The main attraction of the caves though, are beautiful limestone rock formations, stalactites, stalagmites, columns, translucent spiders, rockpools complete with inhabitants and crystals which look amazing reflecting the light of your head torch in the otherwise pitch darkness.
And then there’s the wonder of things like underground rockfall formations resultant from earthquakes many thousands of years ago that get the mind wondering about their significance in shaping the world as we currently know it and how different it might be in the future.
While a day out exploring may sound like innocent fun, there can be inherent dangers and care should be taken. Tim and most other cavers recommend joining a caving group and benefitting from their knowledge, experience and connections. Garry Smith, President of Newcastle and Hunter Valley Speleological Society says the absolute first thing you should do if you’d like to try caving is join a club. Otherwise you may get lost or have an accident even trying to find the cave, and as most are in remote locations with no phone reception, you may not even be found until it’s too late.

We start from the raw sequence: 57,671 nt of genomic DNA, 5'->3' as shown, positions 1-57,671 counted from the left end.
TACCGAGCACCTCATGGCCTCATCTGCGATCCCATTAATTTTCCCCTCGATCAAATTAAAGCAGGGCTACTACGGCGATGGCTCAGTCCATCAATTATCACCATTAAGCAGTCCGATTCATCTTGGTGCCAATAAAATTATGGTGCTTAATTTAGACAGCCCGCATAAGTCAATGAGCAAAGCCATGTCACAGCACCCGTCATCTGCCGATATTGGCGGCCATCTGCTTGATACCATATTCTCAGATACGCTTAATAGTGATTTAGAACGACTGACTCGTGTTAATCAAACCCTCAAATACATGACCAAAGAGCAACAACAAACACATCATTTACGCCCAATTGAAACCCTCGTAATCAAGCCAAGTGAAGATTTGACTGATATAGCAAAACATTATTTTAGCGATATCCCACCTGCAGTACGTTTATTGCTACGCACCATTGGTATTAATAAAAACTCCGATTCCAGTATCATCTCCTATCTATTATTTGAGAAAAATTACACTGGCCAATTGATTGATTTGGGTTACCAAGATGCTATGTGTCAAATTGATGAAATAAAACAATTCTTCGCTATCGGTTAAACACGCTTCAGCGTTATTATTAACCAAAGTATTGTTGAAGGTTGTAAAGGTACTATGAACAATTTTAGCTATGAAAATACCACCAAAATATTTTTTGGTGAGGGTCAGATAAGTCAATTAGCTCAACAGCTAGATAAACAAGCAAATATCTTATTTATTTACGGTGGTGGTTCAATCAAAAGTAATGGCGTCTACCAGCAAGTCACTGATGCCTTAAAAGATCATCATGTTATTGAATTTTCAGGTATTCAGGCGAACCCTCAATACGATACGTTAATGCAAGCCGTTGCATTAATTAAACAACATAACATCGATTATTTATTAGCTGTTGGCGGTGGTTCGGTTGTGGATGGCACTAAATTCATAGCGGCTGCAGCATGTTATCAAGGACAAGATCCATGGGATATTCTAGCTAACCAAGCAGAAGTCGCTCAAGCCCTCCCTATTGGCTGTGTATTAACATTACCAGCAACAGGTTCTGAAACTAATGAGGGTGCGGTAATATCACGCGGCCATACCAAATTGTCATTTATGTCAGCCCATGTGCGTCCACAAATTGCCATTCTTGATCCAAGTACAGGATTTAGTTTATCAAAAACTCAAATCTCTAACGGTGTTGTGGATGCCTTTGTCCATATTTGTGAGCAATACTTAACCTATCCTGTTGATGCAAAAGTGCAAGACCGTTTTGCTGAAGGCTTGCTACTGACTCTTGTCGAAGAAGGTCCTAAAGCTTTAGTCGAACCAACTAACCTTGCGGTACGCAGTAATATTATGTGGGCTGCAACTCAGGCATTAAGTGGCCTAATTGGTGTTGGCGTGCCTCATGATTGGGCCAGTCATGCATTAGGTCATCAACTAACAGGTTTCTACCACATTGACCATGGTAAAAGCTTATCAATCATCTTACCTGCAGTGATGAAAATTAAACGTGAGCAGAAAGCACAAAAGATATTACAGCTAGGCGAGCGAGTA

Some of the great things about being part of a caving club is that you can access some amazing pristine, little known of caves on private property that the general public can’t. You’re also covered by insurance in case anything does go wrong, you get use of the club gear, and you can benefit from member experience and training on ropes skills, abseiling, canyoning and so many other fun adventurous activities. Although Garry strongly advises against exploring without an experienced group, if you do go, ensure you have a helmet, old clothes, a first aid kit, three sources of light and don’t touch the beautiful decorations in the caves – the oils from your skin can damage them and prevent further growth. Most importantly, as with any bush adventure, tell people where you’re going and when you expect to return.